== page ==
It’s not surprising that the latest NBC News/Wall Street Journal poll shows that both the economy and the oil spill in the Gulf Coast are taking their toll on President Obama and his administration’s approval ratings. Americans’ patience is clearly beginning to wear thin, as the country remains very much in the middle of digging itself out from several crises. Both the economy and the oil spill involve complex and somewhat unpredictable and un-controllable factors that just do not lend themselves to quick-fix solutions. The leaking pipe in the Gulf is almost a metaphor for our frustration, it runs counter to America’s image as a can-do nation, as we remain so vulnerable to an oil spill and a jobless recovery.
At a time like this, a poll with so much bad news can usually be dismissed as representing a snapshot of public opinion. However, what should be of real concern to the president’s advisors is that these numbers suggest a negative trend has been developing over time, and could be taking root. The deeper that gets, the harder it is for the president to ask for patience, and the harder it becomes to turn that trend around. Beyond decreases in job performance approval, and right-track/wrong-track; there is a consistent decline in both the number of people who express confidence in the president’s ability to handle a crisis, as well as those who see him as a strong, decisive leader.
According to the poll, 44 percent give him high marks for being a decisive leader as compared to 57 percent in July of 2009, and 49 percent see him as a strong leader as compared to 61 percent, also in July 2009. It’s also disconcerting to see that while the president continues to show relatively high marks in his likability and ability to understand average people, at 64 percent and 51 percent respectively, those numbers also showed a decline from 2009 to 2010. While the poll also suggests a majority of people still blame Bush policies for the current state of the economy, there is clearly a growing disconnect with President Obama that is troubling. Compassion and likability are critically important. The president and his administration are in the position of having to ask Americans to give policies and strategies time to work, and trust that things will get better, at a time when Americans’ confidence in corporations, establishment and government is at historic lows.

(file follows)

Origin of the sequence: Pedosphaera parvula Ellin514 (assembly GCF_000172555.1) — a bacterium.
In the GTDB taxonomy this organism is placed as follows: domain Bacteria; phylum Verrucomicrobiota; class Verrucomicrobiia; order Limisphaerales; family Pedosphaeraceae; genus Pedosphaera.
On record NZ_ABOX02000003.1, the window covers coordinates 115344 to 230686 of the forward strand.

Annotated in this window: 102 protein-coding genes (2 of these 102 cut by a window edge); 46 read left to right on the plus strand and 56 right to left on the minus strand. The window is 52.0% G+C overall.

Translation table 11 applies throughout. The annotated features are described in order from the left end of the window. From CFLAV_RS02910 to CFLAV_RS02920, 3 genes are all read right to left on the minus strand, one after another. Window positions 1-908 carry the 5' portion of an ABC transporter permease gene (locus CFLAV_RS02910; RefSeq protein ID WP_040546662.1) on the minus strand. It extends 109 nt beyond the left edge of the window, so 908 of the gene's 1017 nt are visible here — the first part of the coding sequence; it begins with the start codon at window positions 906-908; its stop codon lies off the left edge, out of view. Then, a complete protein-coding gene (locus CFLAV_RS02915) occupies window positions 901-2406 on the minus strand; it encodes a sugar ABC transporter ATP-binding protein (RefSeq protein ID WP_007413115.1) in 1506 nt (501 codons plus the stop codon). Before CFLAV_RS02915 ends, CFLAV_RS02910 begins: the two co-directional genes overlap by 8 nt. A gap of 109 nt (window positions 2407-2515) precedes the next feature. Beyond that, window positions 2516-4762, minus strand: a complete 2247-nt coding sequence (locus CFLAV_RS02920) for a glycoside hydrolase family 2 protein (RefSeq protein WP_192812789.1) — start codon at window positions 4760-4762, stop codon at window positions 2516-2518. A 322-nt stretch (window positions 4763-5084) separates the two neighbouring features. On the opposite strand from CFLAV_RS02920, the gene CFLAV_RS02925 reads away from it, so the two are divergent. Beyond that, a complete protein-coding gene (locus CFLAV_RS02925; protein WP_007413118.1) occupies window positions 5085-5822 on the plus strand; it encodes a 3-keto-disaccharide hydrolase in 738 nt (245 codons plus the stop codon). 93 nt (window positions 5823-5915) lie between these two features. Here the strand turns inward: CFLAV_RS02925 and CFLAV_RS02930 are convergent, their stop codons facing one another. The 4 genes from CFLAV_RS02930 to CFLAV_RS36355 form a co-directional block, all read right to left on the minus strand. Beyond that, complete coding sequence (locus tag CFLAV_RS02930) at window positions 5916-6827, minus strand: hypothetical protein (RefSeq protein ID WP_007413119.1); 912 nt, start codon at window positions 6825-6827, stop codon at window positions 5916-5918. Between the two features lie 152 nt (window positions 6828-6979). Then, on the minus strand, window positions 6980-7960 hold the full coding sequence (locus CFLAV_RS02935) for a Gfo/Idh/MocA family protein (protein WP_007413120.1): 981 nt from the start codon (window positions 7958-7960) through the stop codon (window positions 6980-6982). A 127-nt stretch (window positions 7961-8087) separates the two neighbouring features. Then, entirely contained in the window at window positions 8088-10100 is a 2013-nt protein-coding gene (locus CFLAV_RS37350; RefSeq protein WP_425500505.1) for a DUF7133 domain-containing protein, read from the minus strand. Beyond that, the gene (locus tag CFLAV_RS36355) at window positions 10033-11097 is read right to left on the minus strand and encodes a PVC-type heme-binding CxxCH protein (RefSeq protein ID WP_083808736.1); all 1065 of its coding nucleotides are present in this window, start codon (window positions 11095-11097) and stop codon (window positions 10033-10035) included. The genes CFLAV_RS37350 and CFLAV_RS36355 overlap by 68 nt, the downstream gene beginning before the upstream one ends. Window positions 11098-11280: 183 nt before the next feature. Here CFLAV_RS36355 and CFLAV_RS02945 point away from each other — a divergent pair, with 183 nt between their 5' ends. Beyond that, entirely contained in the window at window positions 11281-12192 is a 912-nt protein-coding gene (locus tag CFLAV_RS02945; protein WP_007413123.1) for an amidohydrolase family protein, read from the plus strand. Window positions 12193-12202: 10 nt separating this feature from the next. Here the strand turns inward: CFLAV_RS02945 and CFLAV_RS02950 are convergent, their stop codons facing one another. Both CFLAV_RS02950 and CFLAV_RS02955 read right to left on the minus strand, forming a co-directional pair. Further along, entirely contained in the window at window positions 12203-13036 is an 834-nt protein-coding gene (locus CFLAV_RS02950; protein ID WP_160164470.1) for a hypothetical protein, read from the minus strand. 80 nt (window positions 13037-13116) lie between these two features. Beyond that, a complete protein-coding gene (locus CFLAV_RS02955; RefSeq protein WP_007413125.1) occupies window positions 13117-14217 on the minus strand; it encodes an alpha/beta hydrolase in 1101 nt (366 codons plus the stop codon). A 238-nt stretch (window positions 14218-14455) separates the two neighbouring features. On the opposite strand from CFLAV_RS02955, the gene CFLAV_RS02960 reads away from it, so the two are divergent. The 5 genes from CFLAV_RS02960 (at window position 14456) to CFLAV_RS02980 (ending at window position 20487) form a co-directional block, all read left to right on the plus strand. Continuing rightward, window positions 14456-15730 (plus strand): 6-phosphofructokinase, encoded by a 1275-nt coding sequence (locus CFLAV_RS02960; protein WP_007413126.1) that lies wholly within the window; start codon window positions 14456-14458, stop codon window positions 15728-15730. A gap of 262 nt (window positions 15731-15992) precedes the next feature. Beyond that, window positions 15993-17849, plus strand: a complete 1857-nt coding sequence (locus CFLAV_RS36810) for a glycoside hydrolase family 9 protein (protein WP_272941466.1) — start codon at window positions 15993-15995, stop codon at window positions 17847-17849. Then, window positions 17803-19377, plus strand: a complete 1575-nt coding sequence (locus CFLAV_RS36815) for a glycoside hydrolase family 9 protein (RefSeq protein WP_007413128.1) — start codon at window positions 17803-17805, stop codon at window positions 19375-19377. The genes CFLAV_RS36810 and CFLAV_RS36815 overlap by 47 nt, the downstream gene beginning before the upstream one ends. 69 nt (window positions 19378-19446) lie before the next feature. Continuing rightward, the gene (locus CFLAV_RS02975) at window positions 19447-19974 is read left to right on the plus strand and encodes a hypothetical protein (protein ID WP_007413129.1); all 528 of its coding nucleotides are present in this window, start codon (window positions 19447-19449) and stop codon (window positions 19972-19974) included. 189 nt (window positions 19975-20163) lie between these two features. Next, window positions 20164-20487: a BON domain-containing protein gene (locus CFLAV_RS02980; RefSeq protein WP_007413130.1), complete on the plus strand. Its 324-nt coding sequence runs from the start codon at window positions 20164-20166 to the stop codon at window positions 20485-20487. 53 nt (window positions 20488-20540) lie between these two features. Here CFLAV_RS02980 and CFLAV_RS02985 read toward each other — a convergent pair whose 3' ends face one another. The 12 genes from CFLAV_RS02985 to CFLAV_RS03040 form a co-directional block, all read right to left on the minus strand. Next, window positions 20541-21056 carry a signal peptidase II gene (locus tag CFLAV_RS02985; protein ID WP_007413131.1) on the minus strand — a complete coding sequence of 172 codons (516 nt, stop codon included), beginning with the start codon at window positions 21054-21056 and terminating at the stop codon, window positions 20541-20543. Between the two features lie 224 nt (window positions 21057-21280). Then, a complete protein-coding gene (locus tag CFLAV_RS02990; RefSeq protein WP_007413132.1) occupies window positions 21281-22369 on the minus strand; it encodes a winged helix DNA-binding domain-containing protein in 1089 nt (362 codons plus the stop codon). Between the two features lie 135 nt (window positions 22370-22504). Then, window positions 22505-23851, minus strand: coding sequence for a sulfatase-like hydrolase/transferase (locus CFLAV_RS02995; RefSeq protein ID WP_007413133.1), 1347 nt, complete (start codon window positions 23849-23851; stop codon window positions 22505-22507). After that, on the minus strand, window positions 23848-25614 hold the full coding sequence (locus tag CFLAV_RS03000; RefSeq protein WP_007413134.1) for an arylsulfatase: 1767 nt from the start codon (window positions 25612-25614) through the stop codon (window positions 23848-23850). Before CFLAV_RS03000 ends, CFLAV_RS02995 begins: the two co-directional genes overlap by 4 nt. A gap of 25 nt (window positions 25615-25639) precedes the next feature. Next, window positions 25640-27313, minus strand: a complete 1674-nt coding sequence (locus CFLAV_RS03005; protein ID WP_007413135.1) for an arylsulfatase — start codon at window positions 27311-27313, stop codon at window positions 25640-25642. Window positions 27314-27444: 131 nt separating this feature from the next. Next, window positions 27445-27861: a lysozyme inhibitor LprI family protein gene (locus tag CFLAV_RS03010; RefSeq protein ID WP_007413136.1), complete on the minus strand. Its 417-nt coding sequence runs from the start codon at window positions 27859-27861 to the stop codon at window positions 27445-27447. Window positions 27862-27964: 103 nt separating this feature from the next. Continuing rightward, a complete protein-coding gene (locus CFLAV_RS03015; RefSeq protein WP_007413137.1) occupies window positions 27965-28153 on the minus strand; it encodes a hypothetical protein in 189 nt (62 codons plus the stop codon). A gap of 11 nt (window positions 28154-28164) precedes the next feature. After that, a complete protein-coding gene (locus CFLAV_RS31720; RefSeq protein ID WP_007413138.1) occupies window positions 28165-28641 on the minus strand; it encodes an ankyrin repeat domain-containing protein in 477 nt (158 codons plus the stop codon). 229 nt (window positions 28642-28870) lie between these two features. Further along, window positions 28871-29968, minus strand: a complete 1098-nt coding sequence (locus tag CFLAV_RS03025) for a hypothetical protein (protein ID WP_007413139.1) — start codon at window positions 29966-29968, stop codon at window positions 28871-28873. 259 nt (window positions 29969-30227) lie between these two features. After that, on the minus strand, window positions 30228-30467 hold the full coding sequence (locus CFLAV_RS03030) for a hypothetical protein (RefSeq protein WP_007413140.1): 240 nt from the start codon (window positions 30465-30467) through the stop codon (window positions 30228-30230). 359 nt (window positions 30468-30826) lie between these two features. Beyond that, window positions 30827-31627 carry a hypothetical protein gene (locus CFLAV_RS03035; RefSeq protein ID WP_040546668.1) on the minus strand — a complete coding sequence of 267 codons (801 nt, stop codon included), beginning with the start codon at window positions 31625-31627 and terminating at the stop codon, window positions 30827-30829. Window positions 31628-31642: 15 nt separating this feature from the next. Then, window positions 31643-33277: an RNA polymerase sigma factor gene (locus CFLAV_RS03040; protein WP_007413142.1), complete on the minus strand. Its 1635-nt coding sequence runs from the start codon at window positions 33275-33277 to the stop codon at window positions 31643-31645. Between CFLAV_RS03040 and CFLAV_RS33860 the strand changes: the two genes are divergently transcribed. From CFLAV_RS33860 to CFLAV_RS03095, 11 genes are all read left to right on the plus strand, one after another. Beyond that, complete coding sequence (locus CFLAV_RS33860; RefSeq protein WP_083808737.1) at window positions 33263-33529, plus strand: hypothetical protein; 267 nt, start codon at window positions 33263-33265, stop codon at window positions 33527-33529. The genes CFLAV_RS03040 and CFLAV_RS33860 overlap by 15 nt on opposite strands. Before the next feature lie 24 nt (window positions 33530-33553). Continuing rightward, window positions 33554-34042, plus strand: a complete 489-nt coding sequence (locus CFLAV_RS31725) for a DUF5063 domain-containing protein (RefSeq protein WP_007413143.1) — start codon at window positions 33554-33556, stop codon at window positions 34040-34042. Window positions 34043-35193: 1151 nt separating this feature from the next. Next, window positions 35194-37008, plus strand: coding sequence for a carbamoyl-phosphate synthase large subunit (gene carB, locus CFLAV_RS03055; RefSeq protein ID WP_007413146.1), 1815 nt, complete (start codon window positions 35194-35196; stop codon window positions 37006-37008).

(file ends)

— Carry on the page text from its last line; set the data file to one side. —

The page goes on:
WATCH NBC NIGHTLY NEWS COVERAGE OF THE POLL:
These numbers also come at a time when we know images of spewing oil will continue to dominate the news for some time, unemployment numbers will remain high, and heavy casualties are expected as the Afghanistan strategy moves into its next phase. In other words, there is not a lot of good news on the horizon. Ironically, the change in command this week with General Petraeus now taking over in Afghanistan, could buy the president some time and good will. Petraeus has strong bi-partisan support and is seen as someone who can turn things around.
There are a couple of things Democrats need to do this summer. While calls for patience and making the “it could have been worse” case are less than ideal strategies heading into the midterm elections, it’s time for Democrats and the administration to get off defense on the economy and push back much harder on GOP obstruction and refusal to put ideas on the table. While it’s easy to attack Democrats for what they have done, most voters agree that we had to do something, as doing nothing was simply not an option.
Additionally, Democrats need to more aggressively remind voters that we got into this mess over the course of eight years, during which time most of the republicans now having a convenient election year conversion to fiscal discipline, actually voted against policies that support the middle class, voting time and again for the very reckless fiscal policies that got us into this mess.
The president’s tour this summer highlighting job creation and the positive impact of the Recovery Act also presents a very concrete opportunity not only tell, but most importantly — show — successes and movement in the right direction in communities all across the country. As part of that story, it is important to remind people that when the act was passed, the administration said that we would see an uptick in job creation funded by the Recovery Act in the summer of 2010 – which exemplifies some much-needed credibility as Democrats ask Americans to have faith in their agenda in the years ahead.